False ‘hu­man rights’ Charges against india

The Sunday Guardian - - World -

Those who live in glasshouses need to think before fling­ing rocks in the di­rec­tion of oth­ers. A use­ful warn­ing, al­though ig­nored by en­ti­ties such as the Euro­pean Union, which col­lec­tively and in­di­vid­u­ally throws ac­cu­sa­tions of hu­man rights vi­o­la­tions against states, in­sti­tu­tions and in­di­vid­u­als with daily fre­quency. This is the same EU that seeks to pro­tect the bil­lion­aire sta­tus of sev­eral of its cit­i­zens by us­ing myr­iad means to block ac­cess to low cost yet high qual­ity medicines from India. Both the EU and the United States (which too talks ad nau­seam about “hu­man rights” vi­o­la­tions, ex­cept those within its ter­ri­to­ries) have been re­lent­less in seek­ing to hob­ble the generic pharma in­dus­try in India, of­ten by in­flu­enc­ing of­fi­cials and other pol­i­cy­mak­ers in ways that would not bear scru­tiny, were these to ever be made public. Only when a flood of hu­man­ity lit­er­ally landed at their ports and tran­sit cross­ings did the EU re­luc­tantly ad­mit a frac­tion of the refugee in­flux caused by the poli­cies fol­lowed in Libya and Syria by the UK and France. In this con­text, Chan­cel­lor An­gela Merkel of Ger­many would have been a far wor­thier re­cip­i­ent of the No­bel Peace Prize than an in­ter­na­tional nu­clear dis­ar­ma­ment com­mit­tee that has noth­ing prac­ti­cal to show for its pre­sumed labours. The fact is that nu­clear weapons stock­piles are be­com­ing dead­lier by the hour, even while yet more states are cross­ing the thresh­old of ca­pac­ity to make and to de­liver a nu­clear weapon, some be­cause of the threat of in­va­sion and worse by states pos­sess­ing nu­clear weapons. The in­ef­fec­tive and in­signif­i­cant or­gan­i­sa­tion that was awarded the 2017 No­bel Peace Prize has had an in­signif­i­cant ef­fect on hu­man­ity, al­though it is pos­si­ble that sev­eral of its mem­bers must be fa­mil­iar faces in the sa­lons of Paris, London, Ber­lin and Stock­holm. In con­trast, Chan­cel­lor Merkel went against the in­su­lar mood of her own peo­ple in wel­com­ing over a mil­lion mi­grants from North Africa and West Asia. This de­spite the fact that Ger­many was not a pro­po­nent of regime change in ei­ther Libya or Syria, in con­trast to the US, UK and France.

In the lat­ter coun­try, President Em­manuel Macron re­sem­bles some of the ear­lier lead­ers of India in his preach­i­ness and moral­is­ing, ever will­ing to insert him­self into any global con­flict, in the ex­pec­ta­tion that he can charm the world as ef­fort­lessly as he won over the vot­ers in France, pre­vent­ing a sec­ond round con­test that may have re­sulted in the up­set vic­tory of Marine Le Pen, were Fran­cois Fil­lon, her main op­po­nent, as seemed the case un­til Macron emerged al­most by magic from nowhere, win­ning over the back­ing of the me­dia and big busi­ness al­most im­me­di­ately and mys­te­ri­ously.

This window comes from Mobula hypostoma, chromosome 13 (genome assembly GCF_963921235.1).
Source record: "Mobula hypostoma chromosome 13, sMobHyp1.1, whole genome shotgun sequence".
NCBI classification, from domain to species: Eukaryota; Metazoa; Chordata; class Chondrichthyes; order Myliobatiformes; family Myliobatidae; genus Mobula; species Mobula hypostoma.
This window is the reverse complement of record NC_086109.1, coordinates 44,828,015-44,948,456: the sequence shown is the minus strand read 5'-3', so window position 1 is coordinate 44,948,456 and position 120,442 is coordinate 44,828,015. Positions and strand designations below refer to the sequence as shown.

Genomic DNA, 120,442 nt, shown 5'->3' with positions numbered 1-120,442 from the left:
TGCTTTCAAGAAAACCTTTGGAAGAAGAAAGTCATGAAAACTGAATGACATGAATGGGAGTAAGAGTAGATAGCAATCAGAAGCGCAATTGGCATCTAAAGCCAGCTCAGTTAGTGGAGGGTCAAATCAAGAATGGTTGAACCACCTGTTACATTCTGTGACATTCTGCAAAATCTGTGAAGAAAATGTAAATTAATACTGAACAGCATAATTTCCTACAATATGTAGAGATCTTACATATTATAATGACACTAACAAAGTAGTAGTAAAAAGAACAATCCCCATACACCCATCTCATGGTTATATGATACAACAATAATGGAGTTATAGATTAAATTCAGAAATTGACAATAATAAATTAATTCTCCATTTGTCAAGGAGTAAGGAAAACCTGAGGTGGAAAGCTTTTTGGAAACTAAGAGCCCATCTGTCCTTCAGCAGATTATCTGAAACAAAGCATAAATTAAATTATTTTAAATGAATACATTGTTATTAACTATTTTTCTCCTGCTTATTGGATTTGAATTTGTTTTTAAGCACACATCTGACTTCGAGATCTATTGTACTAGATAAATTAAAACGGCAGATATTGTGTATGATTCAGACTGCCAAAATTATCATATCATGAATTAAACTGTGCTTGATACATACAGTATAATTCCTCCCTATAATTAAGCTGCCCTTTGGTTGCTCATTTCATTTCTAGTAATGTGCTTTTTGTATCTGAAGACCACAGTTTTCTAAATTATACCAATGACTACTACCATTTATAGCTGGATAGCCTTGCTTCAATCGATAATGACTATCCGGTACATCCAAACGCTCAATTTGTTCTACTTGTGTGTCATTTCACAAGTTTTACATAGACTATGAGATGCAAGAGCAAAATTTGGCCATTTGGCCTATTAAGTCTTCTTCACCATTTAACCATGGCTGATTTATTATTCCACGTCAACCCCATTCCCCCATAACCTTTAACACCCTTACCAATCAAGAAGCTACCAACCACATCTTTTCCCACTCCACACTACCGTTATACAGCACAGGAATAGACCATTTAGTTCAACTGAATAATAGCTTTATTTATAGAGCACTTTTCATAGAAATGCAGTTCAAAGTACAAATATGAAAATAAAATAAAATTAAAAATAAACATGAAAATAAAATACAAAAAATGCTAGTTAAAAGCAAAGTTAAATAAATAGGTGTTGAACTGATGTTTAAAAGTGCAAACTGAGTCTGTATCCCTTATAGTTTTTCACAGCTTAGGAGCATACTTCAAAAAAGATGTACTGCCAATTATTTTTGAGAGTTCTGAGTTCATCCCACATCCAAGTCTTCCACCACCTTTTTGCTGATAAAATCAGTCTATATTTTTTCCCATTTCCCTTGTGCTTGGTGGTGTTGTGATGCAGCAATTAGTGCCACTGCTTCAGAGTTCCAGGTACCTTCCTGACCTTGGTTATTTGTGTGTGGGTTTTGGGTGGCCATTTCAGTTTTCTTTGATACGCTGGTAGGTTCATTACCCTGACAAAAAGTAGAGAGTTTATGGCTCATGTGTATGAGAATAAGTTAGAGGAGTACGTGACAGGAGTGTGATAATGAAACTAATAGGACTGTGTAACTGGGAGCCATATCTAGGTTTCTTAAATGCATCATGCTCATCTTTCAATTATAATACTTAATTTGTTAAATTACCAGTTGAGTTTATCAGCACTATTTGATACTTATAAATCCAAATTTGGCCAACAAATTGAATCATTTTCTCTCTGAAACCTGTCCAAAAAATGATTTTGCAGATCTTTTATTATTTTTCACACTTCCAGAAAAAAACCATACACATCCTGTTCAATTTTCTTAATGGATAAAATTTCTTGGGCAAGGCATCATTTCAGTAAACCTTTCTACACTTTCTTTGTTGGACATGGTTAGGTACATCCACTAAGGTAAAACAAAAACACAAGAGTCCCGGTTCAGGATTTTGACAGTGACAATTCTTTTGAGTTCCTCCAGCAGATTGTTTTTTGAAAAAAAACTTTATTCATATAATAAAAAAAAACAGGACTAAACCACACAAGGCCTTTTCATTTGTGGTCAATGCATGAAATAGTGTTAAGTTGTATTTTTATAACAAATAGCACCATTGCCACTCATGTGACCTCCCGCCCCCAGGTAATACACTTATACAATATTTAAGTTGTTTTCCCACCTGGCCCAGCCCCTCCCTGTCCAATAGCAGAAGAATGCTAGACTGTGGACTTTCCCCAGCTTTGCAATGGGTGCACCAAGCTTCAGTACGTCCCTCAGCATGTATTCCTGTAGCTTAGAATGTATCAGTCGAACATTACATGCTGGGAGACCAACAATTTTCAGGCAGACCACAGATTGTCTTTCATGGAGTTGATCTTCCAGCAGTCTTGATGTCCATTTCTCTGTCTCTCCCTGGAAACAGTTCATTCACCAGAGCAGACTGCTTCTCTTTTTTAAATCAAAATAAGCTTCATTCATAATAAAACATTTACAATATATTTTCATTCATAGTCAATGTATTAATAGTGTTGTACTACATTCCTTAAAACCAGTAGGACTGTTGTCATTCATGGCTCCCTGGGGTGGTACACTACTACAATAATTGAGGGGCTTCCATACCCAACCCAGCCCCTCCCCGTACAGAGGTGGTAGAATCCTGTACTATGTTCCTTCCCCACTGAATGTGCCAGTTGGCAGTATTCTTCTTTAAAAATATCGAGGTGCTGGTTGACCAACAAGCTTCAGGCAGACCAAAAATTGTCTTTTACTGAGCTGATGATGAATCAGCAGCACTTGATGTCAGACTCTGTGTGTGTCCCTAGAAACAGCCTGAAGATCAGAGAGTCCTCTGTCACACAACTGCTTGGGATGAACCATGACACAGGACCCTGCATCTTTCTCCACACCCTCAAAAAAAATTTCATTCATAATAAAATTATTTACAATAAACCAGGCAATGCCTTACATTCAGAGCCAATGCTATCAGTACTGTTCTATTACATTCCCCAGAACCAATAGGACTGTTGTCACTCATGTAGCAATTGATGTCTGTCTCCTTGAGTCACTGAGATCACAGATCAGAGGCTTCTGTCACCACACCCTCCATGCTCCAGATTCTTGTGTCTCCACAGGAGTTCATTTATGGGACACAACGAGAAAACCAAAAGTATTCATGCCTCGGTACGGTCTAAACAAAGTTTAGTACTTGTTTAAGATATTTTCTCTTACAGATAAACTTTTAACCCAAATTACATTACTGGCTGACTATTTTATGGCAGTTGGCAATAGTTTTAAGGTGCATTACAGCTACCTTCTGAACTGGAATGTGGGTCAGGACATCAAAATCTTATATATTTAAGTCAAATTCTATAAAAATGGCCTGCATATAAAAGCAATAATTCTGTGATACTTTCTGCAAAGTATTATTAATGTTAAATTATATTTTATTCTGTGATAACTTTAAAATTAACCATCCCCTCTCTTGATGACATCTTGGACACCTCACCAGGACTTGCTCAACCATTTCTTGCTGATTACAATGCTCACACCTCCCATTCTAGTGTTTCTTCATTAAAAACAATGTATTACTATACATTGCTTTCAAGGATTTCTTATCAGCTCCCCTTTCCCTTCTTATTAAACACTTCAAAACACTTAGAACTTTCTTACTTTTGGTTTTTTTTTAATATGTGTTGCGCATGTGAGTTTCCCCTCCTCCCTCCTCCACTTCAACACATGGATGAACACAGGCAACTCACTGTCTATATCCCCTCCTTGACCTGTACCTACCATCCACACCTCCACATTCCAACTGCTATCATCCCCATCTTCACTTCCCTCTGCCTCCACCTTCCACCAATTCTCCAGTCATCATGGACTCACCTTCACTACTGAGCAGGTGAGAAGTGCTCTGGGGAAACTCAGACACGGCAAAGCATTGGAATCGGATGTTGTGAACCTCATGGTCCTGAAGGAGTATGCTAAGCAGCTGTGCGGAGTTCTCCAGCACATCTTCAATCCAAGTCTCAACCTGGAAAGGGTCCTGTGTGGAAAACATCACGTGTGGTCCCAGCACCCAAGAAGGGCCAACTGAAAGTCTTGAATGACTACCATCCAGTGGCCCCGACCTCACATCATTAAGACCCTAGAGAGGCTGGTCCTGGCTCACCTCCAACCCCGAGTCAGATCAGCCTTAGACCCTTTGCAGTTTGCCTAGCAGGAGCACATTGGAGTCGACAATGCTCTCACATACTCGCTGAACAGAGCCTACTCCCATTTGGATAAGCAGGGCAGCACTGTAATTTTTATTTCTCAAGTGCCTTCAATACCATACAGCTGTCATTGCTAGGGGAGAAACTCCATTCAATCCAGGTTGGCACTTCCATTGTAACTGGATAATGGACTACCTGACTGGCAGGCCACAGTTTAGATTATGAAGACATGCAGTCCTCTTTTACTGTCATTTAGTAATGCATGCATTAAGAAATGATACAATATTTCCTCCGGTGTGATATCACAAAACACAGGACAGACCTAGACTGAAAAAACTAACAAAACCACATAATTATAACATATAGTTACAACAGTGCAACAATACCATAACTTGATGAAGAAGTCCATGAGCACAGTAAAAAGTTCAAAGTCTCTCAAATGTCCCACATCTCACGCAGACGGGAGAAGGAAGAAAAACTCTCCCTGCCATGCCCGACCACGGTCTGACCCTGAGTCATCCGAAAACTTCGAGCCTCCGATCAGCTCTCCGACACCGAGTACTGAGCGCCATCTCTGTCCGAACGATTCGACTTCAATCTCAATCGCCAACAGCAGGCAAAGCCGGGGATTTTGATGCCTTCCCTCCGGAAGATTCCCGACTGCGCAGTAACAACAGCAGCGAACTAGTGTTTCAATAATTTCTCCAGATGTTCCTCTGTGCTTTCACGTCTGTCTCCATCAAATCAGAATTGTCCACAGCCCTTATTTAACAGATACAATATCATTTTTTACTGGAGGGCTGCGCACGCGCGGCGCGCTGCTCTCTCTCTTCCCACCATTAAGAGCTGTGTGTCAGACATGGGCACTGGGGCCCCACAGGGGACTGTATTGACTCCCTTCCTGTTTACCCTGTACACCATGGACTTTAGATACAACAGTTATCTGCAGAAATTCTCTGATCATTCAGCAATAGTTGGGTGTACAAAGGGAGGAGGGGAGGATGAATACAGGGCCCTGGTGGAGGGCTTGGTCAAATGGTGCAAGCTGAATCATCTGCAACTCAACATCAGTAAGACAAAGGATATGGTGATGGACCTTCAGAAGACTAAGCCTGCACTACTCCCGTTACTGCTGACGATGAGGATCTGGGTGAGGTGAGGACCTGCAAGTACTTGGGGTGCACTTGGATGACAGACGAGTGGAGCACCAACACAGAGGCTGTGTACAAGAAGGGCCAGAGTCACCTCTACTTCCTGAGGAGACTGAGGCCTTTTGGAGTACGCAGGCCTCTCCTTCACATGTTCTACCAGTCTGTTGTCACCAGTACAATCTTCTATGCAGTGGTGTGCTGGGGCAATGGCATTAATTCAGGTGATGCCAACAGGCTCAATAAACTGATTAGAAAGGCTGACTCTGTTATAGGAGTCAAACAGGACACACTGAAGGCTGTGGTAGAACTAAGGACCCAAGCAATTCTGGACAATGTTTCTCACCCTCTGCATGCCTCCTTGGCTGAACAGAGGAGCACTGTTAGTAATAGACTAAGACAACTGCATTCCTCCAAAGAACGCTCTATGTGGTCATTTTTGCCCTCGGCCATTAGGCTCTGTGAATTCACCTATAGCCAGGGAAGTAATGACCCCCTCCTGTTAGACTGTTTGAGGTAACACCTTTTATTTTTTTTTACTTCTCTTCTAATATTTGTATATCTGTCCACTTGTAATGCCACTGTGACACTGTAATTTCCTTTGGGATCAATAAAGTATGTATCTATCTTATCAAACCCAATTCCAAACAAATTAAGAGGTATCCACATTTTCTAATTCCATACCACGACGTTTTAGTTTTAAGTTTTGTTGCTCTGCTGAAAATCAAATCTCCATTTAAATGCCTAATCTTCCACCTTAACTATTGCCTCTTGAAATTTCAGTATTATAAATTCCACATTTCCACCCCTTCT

The same in­di­vid­u­als, such as Se­na­tor Bob Corker of the US, who rou­tinely bad­mouth India and its record, are at the same time fierce cham­pi­ons of the very same bil­lion­aire in­ter­ests that have en­sured a steady de­cline in the rel­a­tive in­comes of the lower and mid­dle classes in his coun­try. In con­trast, mil­lion­aires and bil­lion­aires (such as the Se­na­tor him­self) are do­ing very well, and are ex­pected to do even bet­ter be­cause of the ex­er­tions of those whose troughs have been abun­dantly nour­ished by the in­ter­ests pre­vent­ing gen­uine com­pe­ti­tion and ac­cess to cheaper al­ter­na­tives, in­clud­ing in mat­ters as im­por­tant as health and hous­ing. Over the past few months, there has risen a crescendo of charges that claim India to have the largest num­ber of “slaves” in the world. Cer­tainly, many chil­dren (i.e. those be­low the age of 18) work in India rather than go to school. The fail­ure to uni­ver­salise ed­u­ca­tion is among the many short­falls that have been caused by the er­ro­neous poli­cies of those who ought to have known bet­ter, yet are cel­e­brated in the his­tory books de­spite pre­sid­ing over oceans of hu­man de­pri­va­tion and poverty. How­ever, both civil so­ci­ety and elected gov­ern­ments at the Cen­tre and the States have been work­ing to en­sure that abuses are re­duced. Democ­racy in India may have not worked at race-car speed, and some­times plod­ded along the way a bul­lock cart would, but the con­di­tion of the peo­ple has been steadily ris­ing. It re­veals bias and se­lec­tiv­ity to ig­nore this, and to blacken the rep­u­ta­tion of India in or­der to cre­ate non-com­mer­cial bar­ri­ers to ex­ports from India, in­clud­ing those in which the poorer sec­tions play a huge role, such as tex­tiles and car­pets. Those who have joined in the well-funded cam­paign to den­i­grate India as an au­thor­i­tar­ian state that rou­tinely does in­jus­tice to its cit­i­zens, need to be called out and ex­posed for what they are. De­fend­ers of bil­lion­aire in­ter­ests lo­cated in high-in­come coun­tries, who seek through com­mer­cially mo­ti­vated calumny pos­ing as global moral­ity to block the poor of India from mak­ing progress on the same de­vel­op­ment path as the richer coun­tries had trot­ted along in pre­vi­ous decades.

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